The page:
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White Lines and Black Incarceration: A Reexamination of the War on Drugs

Updated: Jun 7, 2023

Originally Written in April 2021 They declared the war on drugs, like a war on terror

But what it really did was let the police terrorize whoever..

..But thanks to Reaganomics, prison turned to profits

'Cause free labor's the cornerstone of US economics

These lyrics from Killer Mike’s Reagan encapsulates what many African Americans experienced during the height of President Reagan’s escalation of the War on Drugs. Whether focusing on the criminal economy that provided for residents of inner cities during the deindustrialization of the 1980s, or charting the course of urban social policy that provided the Reagan administration the infrastructure for the mass incarceration of African Americans, scholars have reexamined the War on Drugs through extremely different lenses.

Two books specifically re-evaluate the War on Drugs while taking completely different

avenues. David Farber’s Crack: Rock Cocaine, Street Capitalism, and the Decade of Greed

focuses on the history and the introduction of crack and its effects on inner city communities, culture, and criminal networks. While Farber does discuss law enforcement strategies and urban policy, it’s from the perspective of those living in these blighted urban communities rather than those pontificating from the corridors of power. Farber’s work is ultimately a very human story of those affected by the crack epidemic. Elizabeth Hinton’s From the War on Poverty to the War on Crime: The Making of Mass Incarceration in America is the opposite perspective of Farber’s work. Concerning her more sterile analysis with politicians and policy experts, Hinton starts with Johnson’s War on Crime and how racist policy concerning the problem of black teenage delinquents evolved into aggressive militarized policing of urban communities during the War on Drugs. While both books analyze extremely different perspectives, while working in concert, they provide a thorough criminal and political background of the crack epidemic of the 1980s.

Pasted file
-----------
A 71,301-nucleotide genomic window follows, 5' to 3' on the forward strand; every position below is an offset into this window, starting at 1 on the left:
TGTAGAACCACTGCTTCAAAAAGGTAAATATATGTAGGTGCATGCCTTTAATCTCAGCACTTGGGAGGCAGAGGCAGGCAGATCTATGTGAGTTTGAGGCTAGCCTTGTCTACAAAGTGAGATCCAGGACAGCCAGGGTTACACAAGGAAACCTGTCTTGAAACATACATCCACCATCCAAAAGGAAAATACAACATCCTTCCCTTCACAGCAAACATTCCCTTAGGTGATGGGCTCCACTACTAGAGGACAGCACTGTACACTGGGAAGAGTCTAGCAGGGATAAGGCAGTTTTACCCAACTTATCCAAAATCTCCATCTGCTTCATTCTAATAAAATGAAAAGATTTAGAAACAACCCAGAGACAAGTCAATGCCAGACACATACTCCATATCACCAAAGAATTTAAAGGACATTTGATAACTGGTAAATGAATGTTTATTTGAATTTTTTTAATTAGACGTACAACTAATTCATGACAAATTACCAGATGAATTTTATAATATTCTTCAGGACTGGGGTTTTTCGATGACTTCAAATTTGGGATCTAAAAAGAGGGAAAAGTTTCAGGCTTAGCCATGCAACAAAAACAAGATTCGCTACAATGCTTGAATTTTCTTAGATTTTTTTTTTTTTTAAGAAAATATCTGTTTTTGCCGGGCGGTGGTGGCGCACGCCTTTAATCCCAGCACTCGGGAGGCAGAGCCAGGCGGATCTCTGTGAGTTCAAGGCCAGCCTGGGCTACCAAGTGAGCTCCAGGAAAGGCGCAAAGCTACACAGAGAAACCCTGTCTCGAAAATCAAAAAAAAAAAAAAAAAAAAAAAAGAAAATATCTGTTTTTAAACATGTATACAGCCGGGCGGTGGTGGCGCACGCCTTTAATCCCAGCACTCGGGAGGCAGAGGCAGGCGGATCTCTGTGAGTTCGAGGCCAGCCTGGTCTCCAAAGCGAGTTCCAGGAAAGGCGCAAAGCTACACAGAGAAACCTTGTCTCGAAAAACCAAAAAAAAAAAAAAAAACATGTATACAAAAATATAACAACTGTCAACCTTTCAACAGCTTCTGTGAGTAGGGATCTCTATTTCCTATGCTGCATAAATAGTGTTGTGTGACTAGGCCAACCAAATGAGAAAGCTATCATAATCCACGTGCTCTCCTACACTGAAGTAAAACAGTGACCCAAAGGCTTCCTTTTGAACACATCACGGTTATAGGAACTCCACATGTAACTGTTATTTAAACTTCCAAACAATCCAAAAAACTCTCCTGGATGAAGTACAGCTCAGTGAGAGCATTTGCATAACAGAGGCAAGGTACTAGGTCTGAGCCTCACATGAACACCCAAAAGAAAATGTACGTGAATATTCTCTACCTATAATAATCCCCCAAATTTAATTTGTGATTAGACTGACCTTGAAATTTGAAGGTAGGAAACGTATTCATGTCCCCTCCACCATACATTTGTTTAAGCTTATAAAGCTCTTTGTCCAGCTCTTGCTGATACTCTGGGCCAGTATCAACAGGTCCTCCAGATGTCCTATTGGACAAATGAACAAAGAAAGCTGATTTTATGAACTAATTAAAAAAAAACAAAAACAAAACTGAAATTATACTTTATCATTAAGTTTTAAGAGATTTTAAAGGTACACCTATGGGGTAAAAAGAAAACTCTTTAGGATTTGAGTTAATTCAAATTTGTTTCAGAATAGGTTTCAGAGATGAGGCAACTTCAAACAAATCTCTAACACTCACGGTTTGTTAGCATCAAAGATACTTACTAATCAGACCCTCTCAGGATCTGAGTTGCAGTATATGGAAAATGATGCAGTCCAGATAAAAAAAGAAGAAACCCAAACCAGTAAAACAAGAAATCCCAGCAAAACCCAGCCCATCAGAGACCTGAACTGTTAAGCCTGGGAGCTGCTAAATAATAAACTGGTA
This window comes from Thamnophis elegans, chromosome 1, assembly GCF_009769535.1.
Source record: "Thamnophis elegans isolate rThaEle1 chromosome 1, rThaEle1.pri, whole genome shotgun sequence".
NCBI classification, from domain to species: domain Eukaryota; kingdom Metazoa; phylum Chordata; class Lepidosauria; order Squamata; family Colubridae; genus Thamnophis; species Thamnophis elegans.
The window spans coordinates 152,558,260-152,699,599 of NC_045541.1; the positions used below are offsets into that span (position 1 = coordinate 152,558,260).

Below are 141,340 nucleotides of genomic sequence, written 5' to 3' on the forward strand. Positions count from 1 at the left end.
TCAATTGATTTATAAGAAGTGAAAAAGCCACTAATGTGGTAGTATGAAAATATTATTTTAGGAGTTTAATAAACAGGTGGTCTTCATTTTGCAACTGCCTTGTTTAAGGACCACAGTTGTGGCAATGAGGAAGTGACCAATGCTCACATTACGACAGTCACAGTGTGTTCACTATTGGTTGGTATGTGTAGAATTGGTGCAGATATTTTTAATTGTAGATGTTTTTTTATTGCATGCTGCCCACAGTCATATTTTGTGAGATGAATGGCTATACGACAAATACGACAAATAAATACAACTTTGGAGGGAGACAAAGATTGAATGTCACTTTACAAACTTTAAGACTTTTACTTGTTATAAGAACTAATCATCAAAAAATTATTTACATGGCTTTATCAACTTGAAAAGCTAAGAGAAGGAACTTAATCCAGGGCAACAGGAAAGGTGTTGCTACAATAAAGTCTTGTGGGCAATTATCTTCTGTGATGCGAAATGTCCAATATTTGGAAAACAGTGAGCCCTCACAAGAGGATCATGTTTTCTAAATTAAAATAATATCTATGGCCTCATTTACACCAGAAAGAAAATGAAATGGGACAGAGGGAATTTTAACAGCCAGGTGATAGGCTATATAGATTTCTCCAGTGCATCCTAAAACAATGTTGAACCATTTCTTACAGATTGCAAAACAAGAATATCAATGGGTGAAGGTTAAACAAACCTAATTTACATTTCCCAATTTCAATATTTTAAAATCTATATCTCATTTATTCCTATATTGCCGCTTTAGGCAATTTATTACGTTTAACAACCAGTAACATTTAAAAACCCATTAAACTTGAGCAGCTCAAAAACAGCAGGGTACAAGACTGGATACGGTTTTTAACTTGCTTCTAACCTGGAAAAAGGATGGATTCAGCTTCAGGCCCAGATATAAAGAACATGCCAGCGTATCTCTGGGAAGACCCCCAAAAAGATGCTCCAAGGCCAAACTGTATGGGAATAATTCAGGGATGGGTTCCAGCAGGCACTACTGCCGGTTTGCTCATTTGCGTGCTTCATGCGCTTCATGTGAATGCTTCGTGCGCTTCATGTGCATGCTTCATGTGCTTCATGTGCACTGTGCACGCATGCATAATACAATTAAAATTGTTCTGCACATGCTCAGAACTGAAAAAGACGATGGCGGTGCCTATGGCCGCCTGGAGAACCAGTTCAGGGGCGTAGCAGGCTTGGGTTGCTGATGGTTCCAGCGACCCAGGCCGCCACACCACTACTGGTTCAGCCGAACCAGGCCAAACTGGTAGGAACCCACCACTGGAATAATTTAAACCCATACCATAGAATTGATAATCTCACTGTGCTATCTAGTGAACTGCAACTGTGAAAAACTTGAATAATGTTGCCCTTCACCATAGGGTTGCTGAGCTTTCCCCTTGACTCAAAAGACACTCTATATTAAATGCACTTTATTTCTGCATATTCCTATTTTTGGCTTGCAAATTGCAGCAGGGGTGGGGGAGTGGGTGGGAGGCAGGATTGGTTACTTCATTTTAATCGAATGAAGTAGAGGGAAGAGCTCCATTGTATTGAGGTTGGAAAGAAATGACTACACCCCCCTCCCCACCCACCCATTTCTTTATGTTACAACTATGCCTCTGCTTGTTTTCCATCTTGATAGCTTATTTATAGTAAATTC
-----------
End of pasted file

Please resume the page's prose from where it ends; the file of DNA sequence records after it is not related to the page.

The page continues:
As stated beforehand, Farber’s Crack is a unique personal journey through the

underbelly of the crack epidemic. In Farber’s telling, a major issue he has with other academic works examining crack is that they “do not emphasize the deadly nature of the crack business model or the personal and community devastation of habitual crack use (1).” Instead, Farber faults these works with focusing far too much on policy rather than the people it affects (2). While Farber doesn’t call out Hinton by name, he criticizes several works that are similar to her thesis: the most popular being Michelle Alexander’s The New Jim Crow: Mass Incarceration in the Age of Colorblindness. Farber refutes this approach by focusing his analysis on people, rather than policy.

One great example of this is in Farber’s introduction. At the very beginning of the book,